China has dominated the media in 2018 and with trade discussions with the U.S still ongoing that is not likely to change for 2019. The country has been taking some hits in the markets recently which is not surprising as China has a lot of interests outside of the homeland. Here are a few factors that have the Chinese market on a wild ride.
The recent Trade War between the US & China have negatively impacted both countries, however, Chinese manufacturers are feeling the hit more as the manufacturing index continues to decline. Toy manufacturers are calling the trade war ‘hell’ as business has slowed down and have taken into consideration moving their plants outside of China and to nearby countries, such as Vietnam, in order to avoid tariffs. Both countries have until March 2019 to come to a final decision in regards to the negotiations, however, if a decision has not been made, Trump will call for a recession, which expert analysts are deeming completely unnecessary. Founder of Cribstone Strategic Macro, Michael Harris in an interview with CNBC’s Squawk says “(Trump) has reduced his negotiating power with China. If we see a resolution on China, which would be crazy for Trump not to pursue that, because if there is a recession in History it will be called the Trump Recession because this is not a required recession.”
World Bank Says No
Despite being the second largest economy in the entire world, China has borrowed over $7.8 billion over the last 3 years. The Trump administration has kept an eye on the borrowing pattern of China and has partnered with the World Bank to properly control what seems to be China’s excessive borrowing. As a nation that lends billions to aid in the development of other countries, lawyers are concerned with how this may impact the economy, “We must end the World Bank’s lending to China, especially at a time when Beijing itself saddling itself with countries with predatory debt on unfair terms. Growing the Chinese economy is not the World Bank’s job.” says Brad Sherman who is a member of the House Financial Services and Foreign Affairs committee.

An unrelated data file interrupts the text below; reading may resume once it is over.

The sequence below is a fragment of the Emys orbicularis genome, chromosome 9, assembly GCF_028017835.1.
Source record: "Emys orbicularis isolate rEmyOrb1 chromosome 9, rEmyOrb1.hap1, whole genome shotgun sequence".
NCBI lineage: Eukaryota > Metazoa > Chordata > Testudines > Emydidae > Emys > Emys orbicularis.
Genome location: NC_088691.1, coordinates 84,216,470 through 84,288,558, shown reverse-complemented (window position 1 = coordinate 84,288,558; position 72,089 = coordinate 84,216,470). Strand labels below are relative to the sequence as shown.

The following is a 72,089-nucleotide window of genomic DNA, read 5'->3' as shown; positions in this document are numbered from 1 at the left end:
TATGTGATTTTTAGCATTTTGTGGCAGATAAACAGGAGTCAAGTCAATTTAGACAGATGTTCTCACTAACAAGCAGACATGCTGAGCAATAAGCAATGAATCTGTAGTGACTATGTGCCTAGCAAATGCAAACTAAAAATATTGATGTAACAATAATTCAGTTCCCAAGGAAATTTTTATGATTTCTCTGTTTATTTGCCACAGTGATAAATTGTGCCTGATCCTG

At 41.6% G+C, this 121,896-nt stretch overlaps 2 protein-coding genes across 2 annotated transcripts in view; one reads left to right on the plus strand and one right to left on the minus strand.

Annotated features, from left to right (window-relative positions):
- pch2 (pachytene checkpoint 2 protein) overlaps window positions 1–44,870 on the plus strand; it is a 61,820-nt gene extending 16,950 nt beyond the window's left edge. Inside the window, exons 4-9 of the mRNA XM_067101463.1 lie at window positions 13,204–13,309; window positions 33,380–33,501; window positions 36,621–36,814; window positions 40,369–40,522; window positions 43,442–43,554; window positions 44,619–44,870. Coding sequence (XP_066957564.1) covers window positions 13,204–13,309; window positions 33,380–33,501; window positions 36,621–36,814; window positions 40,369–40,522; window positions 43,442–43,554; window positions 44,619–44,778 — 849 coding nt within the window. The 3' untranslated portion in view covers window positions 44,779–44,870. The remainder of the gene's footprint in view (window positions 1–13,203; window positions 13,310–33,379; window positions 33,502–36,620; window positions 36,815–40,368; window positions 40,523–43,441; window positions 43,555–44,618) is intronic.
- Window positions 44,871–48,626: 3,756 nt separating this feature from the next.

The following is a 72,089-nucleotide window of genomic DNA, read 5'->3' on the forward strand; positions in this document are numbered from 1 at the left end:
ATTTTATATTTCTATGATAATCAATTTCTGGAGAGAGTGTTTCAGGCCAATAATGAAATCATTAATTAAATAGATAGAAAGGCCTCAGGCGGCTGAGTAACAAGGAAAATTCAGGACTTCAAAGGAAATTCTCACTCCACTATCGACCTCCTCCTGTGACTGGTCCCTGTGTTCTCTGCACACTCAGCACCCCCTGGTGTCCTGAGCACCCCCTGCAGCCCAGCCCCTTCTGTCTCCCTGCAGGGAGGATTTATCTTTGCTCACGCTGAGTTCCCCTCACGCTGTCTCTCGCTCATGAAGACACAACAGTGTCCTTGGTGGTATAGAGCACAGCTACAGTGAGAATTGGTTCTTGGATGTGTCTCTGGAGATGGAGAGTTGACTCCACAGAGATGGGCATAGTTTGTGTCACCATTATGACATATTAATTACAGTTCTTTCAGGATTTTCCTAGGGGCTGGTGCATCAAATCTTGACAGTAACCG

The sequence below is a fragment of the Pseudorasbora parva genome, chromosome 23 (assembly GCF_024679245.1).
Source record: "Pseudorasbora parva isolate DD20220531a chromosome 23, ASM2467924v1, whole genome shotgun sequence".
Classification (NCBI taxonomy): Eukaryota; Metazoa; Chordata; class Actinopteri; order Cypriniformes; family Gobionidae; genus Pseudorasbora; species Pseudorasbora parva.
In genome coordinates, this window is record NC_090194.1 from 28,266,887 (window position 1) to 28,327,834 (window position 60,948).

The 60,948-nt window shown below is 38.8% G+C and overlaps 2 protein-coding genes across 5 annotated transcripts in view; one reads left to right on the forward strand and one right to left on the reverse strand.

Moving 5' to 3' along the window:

The most recent dip in price for Apple is partly due to consumers in Chinese consumers believing that the phone is not worth the ‘high’ prices it is being sold for. Fact is, China makes up approximately 20% of Apple’s global market, so when 20% of your consumers stop buying your products, what are you left with? The undiscounted prices of iPhones have resulted in Huawei becoming the number one vendor in China. The patriotic, Chinese consumers have now adapted to what is being referred to as the ‘Huawei Effect’, not only are they contributing to the growth of a local brand, but the price of Huawei’s products play a significant role in consumer demand. This may boost the overall Chinese market within the next couple of years as Huawei developers aim to produce 5G capable phones within the year, leaving Apple with hopes of producing same by 2020 – “Apple will also be left behind on (the) 5G tech integration curve as Chinese brands will be at least a couple (of) years ahead,” according to research director Neil Shah.
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